A question that should not have been askedI think an even more minimalist approach was called for. Given the questionable accuracy of police reports, one risks making their errors one's own by even the simplest characterization or paraphrase of their contents. The wiser course is simply to quote from the report, and add, "We have not been able to corroborate the details of this report." ESPN could have asked its anchors to refrain not only from soliciting opinion on Young's psyche but also from soliciting opinion on any aspect of the uncorroborated police report. I cringed hearing an anchor say, "Everybody's first concern should be about Vince Young the human being, but from a football standpoint, how damaging is this story going to be to Young?" When there is no graceful way to ask a question, it's a sign that question should not be asked, especially if the mere posing of the question implicitly lends credence to an uncorroborated story about someone's being suicidal. I also think ESPN should consider keeping certain uncorroborated content out of crawls at the bottom of the screen. To a great extent, the efforts to be accurate and measured in coverage of this story were undermined by the frequent repetition of the crawl, "Police Report: Vince Young mentioned suicide to therapist." Producers and editors routinely say that attributing information is not the same as vouching for its accuracy, but I think that is a distinction lost on many viewers when provocative information is reduced to a crawl. These last two suggestions will ring as heresy to purveyors of 24/7 news, but I think the viewers who wrote me raised an alarm that rings louder. Even those who believe we are living in a post-privacy age were stunned by the idea of a man's most closely held thoughts becoming news.
Fine points from fansOn several matters last month, the people who wrote me expressed their thoughts and mine better than I could. • A viewer from Tulsa: "With the new NFL season, one thing has really bothered me about ESPN's coverage: fantasy projection crawls running through a variety of programs. I first noticed it on the pregame shows Sunday morning, but it is also in legitimate sports news programs like SportsCenter on Mondays. In exactly the same way that the network posts the actual results of real games, they now post imaginary stats. I love fantasy sports, but treating projected stats as if they were legitimate information is just wrong. Even with the word 'Projected' in front of each line." • A viewer from Salt Lake City: "One thing that I find maddening is the constant presentation of Monday Night 'records.' Most touchdown passes ON MONDAY NIGHT, most yards on punt returns ON MONDAY NIGHT, longest fumble return not for a touchdown ON MONDAY NIGHT... These 'records' are not records!! They mean no more than 'Interceptions by a team wearing blue uniforms in a playoff game' or 'Most punt return yards by a visiting team in a game in the Eastern time zone' would be. NO. ONE. CARES. So please stop it, okay? Thanks." • A reader from Helena, Mont.: "I don't know what to make of Bill Simmons' 9,000-word essay/rant on Manny Ramirez. It's not the story that I'm confused about -- vintage rambling Sports Guy, which I love. But why on earth is this listed under an 'Outside the Lines' heading? I read somewhere that the E-ticket switch was about branding long-form, investigative, news-y online reporting under the appropriate 'Outside the Lines' brand. That makes sense. But Simmons' opinion-based, second-hand social anecdote-filled, humor column? That just seems an odd fit. I don't blame Simmons. But what are the editors at ESPN.com thinking? What does this mean for readers about the 'Outside the Lines' brand? I'm left to think that banner now simply means 'a really long story that we felt had to be cross-promoted with another ESPN entity.'" • Finally, a viewer from Castle Rock, Colo., speaking for himself, me and many others: "I am sick and tired of ESPN's obsession with Brett Favre!"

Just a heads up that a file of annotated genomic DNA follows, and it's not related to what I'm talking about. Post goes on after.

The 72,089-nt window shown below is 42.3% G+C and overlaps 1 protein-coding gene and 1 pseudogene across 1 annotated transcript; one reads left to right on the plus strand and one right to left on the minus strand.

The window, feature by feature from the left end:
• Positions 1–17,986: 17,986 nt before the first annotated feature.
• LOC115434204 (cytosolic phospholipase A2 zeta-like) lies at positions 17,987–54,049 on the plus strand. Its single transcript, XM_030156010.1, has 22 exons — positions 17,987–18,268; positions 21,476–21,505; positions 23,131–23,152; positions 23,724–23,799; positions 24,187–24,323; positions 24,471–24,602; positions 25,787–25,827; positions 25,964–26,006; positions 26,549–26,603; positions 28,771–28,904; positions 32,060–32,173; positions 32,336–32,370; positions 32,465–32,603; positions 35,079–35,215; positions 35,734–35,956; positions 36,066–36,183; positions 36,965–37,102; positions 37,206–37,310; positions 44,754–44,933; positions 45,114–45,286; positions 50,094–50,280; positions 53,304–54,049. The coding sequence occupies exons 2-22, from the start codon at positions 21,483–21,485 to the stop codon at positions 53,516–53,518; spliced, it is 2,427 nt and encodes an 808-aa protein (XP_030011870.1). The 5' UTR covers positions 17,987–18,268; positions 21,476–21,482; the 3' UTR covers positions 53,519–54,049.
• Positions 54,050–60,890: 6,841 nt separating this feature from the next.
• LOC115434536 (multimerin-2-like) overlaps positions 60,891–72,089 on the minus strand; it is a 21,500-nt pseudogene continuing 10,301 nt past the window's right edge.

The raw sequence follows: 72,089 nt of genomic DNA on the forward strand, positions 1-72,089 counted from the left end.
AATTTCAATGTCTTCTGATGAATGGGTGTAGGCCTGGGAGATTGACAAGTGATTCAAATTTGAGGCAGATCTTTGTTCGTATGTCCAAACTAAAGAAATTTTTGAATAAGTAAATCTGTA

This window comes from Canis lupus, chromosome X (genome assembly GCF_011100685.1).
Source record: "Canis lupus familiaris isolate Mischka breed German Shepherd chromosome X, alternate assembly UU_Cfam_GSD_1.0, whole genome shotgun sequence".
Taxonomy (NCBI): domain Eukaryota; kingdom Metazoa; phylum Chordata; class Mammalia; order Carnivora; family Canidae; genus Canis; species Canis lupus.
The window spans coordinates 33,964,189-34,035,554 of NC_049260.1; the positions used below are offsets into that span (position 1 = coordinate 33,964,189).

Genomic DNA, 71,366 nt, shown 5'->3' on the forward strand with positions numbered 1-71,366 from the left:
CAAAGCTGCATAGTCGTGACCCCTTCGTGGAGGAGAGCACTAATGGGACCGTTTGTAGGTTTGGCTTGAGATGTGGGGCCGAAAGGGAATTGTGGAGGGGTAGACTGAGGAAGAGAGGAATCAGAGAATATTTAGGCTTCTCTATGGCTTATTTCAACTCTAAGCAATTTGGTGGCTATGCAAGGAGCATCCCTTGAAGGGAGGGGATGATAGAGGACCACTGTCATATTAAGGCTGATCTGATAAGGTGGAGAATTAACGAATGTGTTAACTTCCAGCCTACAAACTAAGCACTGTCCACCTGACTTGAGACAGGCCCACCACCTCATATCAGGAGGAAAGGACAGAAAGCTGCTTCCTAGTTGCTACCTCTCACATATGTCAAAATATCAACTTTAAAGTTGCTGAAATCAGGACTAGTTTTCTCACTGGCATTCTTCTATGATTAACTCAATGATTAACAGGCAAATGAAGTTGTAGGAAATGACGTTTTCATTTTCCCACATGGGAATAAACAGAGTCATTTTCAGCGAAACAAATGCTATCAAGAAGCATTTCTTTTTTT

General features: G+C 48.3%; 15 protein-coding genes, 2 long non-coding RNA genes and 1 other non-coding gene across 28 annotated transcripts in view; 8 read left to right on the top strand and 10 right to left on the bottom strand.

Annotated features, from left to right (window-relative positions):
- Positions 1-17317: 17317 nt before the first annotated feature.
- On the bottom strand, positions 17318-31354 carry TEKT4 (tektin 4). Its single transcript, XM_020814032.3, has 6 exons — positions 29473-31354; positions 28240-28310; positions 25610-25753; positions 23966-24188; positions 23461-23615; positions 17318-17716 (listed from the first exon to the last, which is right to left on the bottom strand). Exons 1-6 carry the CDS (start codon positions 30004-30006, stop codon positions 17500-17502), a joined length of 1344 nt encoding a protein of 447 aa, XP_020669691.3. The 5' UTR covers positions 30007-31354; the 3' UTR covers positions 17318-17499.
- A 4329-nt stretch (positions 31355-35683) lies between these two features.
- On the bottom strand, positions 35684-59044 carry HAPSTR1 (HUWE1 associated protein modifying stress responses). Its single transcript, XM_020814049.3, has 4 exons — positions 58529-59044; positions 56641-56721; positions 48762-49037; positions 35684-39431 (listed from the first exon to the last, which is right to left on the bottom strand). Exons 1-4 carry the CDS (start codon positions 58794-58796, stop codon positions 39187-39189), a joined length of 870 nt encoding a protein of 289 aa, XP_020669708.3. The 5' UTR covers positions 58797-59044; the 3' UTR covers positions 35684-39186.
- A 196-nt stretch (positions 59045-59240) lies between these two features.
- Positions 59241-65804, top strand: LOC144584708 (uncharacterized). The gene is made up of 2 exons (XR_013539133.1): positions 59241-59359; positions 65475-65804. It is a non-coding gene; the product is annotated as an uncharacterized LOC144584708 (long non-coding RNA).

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About ESPN's Ombudsman
Ombudsman Le Anne Schreiber is the public's representative to ESPN, offering independent examination and analysis of ESPN's media outlets. The former New York Times sports editor and author will critique decision-making, coverage and presentation of news, issues and events on ESPN television and other media. Schreiber will have a two-year tenure and succeeds George Solomon, ESPN's initial Ombudsman.